Our use of the parameter builds on earlier work by [6] who used it to establish convergence rates in the setting of over-specified Gaussian mixtures. The following theorem shows that plays a role in our setting in both the upper bound for the convergence of the MLE and in the minimax lower bound.

###### Theorem 2.

Given expert functions for and for , the following holds:

• (Maximum likelihood estimation) There exists a positive constant depending only on and such that

 P(˜Wκ(ˆGn,G0)>C0(logn/n)1/2¯r)≾exp(−clogn),

where and is defined in (6). Here, is a positive constant depending only on .

• (Minimax lower bound) For any such that ,

 inf¯¯¯¯GnsupG∈Ok(Ω)∖Ok0−1(Ω)EpG(˜Wκ′(¯¯¯¯Gn,G))≿n−1/(2∥κ′∥∞).

The proof of Theorem 2 is in Section 5.2.

Remark: First, the convergence rates of MLE in part (a) of Theorem 2 demonstrate that the best possible convergence rates of estimating , , and are not uniform. In particular, the rates for estimating and are and , respectively, while the rate for estimating is (up to a logarithmic factor) for all . Therefore, estimation of the second component of is generally much faster than estimation of the first component of and . As is seen in the proof, the slow convergence of and arises from the way in which the structure of the PDE (5) captures the statistically relevant dependence of the expert functions and . In particular, the PDE shows that and are linearly dependent, but, since the second component of is associated with the covariate , it does not have any interaction with , which explains why it enjoys a much faster convergence rate than the other parameters.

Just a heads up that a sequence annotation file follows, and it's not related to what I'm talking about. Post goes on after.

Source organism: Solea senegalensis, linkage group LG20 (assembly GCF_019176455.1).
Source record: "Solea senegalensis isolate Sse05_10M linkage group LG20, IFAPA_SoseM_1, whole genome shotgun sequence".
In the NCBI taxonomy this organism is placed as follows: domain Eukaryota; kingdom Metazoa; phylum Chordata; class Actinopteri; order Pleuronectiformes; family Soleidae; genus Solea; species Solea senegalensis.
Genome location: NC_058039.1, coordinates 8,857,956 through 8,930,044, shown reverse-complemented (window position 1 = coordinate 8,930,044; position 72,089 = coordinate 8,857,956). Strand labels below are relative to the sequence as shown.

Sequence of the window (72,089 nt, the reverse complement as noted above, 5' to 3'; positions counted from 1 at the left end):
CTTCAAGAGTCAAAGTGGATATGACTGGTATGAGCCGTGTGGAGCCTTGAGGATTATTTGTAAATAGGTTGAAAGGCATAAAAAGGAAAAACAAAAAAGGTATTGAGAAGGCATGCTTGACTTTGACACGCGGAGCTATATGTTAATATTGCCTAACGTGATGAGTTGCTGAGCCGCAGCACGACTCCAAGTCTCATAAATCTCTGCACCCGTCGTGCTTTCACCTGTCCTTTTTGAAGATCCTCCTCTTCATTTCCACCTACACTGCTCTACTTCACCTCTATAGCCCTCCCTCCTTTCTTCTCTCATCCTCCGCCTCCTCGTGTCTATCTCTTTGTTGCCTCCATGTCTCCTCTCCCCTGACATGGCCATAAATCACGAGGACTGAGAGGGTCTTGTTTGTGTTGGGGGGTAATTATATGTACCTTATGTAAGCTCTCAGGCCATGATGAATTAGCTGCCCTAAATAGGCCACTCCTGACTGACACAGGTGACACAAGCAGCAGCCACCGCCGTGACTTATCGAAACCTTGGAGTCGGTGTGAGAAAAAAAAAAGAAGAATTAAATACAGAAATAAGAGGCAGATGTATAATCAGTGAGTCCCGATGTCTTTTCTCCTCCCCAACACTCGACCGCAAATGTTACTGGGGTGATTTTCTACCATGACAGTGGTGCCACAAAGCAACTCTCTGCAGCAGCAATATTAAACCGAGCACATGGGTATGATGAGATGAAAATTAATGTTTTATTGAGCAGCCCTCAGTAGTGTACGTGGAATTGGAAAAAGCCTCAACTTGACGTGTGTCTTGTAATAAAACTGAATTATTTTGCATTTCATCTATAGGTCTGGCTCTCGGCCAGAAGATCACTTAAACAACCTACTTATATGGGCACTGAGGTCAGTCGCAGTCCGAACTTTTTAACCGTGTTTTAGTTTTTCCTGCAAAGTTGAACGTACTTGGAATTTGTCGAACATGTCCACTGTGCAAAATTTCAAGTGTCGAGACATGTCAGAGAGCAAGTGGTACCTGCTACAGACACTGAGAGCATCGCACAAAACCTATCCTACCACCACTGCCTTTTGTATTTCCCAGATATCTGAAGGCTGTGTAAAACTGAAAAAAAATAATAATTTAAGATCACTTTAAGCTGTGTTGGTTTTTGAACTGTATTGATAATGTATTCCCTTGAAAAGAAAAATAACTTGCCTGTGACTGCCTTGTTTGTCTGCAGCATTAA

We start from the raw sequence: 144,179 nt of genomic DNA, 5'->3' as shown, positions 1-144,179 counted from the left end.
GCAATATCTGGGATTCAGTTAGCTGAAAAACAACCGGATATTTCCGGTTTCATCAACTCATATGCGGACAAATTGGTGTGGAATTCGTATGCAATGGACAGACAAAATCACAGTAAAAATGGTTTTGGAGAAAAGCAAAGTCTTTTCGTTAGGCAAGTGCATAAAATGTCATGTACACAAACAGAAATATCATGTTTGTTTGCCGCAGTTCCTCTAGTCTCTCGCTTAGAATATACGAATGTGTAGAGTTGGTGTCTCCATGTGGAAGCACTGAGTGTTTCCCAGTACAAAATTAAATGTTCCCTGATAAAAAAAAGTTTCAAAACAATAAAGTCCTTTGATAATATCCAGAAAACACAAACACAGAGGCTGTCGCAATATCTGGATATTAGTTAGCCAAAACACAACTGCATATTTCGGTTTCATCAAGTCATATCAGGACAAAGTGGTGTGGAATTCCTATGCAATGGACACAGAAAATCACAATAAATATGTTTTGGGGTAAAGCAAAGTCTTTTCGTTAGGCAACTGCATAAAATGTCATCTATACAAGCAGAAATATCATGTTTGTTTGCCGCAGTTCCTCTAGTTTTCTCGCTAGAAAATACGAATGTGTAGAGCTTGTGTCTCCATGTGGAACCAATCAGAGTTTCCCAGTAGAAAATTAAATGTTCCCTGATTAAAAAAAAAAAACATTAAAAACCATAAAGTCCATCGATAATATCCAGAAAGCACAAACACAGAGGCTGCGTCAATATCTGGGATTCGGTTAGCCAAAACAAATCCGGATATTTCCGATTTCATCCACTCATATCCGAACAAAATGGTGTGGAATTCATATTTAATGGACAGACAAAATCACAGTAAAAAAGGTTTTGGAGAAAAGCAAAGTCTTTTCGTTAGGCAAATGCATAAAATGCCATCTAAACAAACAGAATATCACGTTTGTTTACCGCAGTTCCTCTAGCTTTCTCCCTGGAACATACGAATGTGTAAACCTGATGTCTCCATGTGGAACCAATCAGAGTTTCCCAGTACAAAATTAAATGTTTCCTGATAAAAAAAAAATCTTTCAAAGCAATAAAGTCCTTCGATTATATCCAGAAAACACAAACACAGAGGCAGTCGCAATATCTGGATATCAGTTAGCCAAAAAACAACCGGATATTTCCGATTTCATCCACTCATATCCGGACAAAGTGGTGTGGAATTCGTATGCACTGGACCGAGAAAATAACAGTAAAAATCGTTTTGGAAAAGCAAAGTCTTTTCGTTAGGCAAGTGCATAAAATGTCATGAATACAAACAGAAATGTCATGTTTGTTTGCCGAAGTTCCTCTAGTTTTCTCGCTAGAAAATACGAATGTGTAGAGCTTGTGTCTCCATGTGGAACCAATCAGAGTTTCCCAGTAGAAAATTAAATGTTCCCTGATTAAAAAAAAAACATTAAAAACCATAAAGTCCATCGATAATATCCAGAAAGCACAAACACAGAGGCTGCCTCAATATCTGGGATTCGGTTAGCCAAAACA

Second, if we choose expert functions for any and where , then with a similar argument we obtain that the best possible convergence rates for estimating for are for all while those for and are and , respectively (up to a logarithmic factor).

#### 4.1.2 Covariate-dependent expert function h2

We now turn to the setting of algebraic dependence between the parameters associated with covariate in and the parameters of .

###### Example 4.2.

Define expert functions for all and , for all such that and for some positive constant . We have the following PDE for these expert functions:

 ⎛⎝∂h1∂θ(1)1(X,θ1)⎞⎠2=∂h22∂θ(1)2(X,θ2), (7) ⎛⎝∂h1∂θ(2)1(X,θ1)⎞⎠2=∂h22∂θ(2)2(X,θ2), (8)

which shows that and are algebraically dependent.

The main distinction between Example 4.2 and Example 4.1 is that we have the covariate in the formulation of the expert function in Example 4.2. This inclusion leads to a rather rich spectrum of convergence rates for the MLE. To illustrate these convergence rates, we consider two distinct cases for the expert function :